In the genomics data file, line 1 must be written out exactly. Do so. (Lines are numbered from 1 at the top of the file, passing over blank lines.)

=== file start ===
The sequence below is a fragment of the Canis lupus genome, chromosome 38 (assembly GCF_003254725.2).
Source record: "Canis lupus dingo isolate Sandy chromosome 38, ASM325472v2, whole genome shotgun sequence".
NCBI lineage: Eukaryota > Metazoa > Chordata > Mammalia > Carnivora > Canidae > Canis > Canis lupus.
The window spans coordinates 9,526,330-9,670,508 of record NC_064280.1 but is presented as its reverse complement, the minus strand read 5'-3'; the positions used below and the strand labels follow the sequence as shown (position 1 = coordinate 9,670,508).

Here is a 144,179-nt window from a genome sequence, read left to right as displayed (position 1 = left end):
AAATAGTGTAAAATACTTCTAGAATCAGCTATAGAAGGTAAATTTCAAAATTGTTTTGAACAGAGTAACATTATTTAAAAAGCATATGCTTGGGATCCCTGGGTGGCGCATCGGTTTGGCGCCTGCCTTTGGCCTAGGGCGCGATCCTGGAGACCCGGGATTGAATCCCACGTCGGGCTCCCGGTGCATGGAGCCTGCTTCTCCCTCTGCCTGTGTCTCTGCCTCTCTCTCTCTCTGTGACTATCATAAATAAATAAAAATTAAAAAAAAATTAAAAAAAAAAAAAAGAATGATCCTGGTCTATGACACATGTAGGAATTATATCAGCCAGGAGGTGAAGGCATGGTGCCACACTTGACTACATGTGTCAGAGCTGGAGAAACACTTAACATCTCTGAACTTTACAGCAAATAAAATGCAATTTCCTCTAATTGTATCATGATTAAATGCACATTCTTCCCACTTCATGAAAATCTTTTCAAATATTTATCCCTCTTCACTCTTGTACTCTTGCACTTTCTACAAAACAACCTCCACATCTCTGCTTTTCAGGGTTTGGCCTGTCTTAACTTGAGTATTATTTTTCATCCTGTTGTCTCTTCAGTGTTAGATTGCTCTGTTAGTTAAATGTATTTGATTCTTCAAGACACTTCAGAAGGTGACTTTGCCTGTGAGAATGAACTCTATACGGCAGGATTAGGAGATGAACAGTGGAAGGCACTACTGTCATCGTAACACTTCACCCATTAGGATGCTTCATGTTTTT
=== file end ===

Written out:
The sequence below is a fragment of the Canis lupus genome, chromosome 38 (assembly GCF_003254725.2).